“I was so afraid of losing the magic of Huda Beauty if we took investment,”

During an explosive growth period, Huda Beauty literally couldn’t keep up with demand. Orders grew and grew, so much so that they didn’t have enough products to distribute, and they couldn’t even increase production as they didn’t have enough money to hire more staff. So it was in 2017 that Huda Beauty partnered with TSG Consumer Partners investment firm,

“It was truly a long process in finding the right partner for us because we wanted to partner with a company that really understood our company’s vision… but it has honestly been such an amazing partnership and they’ve allowed the brand to flourish.”

Huda Beauty is now the number one Beauty Instagram account with over 26 million followers, the 61st most followed person on Instagram.

Ella Mills: Food Author and Entrepreneur under the brand ‘Deliciously Ella’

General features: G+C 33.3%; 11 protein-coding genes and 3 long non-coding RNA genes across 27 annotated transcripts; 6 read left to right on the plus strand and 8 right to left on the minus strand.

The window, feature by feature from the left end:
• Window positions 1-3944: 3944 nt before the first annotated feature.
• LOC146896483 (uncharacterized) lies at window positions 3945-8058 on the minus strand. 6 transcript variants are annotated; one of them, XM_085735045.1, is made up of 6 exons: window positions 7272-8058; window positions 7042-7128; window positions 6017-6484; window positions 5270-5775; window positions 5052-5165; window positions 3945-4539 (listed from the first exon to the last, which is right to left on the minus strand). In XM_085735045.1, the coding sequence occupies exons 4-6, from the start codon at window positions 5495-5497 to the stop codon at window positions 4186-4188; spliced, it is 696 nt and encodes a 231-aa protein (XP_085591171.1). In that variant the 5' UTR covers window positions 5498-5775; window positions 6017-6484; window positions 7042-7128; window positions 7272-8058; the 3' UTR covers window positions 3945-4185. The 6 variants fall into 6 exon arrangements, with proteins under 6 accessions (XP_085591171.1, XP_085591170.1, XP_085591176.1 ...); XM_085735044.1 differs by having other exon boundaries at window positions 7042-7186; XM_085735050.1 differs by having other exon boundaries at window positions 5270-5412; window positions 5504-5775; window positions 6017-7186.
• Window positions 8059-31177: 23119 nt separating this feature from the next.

The Deliciously Ella story began in 2012 whilst Ella was in University and had just been diagnosed with Postural Tachycardia Syndrome. In the simplest of terms, she had digestive issues and chronic fatigue and was fed up with her medication not having any positive effects. This resulted in her hitting rock bottom both mentally and physically. Not really what any university student needs.

So she took it upon herself to find other ways to manage her condition and soon realized it heavily depended on her diet and lifestyle, in which she had to massively change. Although there were a few problems:

“1. I couldn’t cook.

2. I had no idea about plant-based food

3. I had lost all of my sense of drive and passion”

(honestly Ella, SAME)

So… she decided to combat this and used a blog as a way to keep track of her culinary efforts and people LOVED IT. Hits began to grow and her audience wanted more. She soon began hosting cookery classes and “supper parties”. Her blog successes resulted in publishing opportunities, with the first Deliciously Ella cookery book being published in 2015, becoming the best-selling debut cookbook ever in the UK.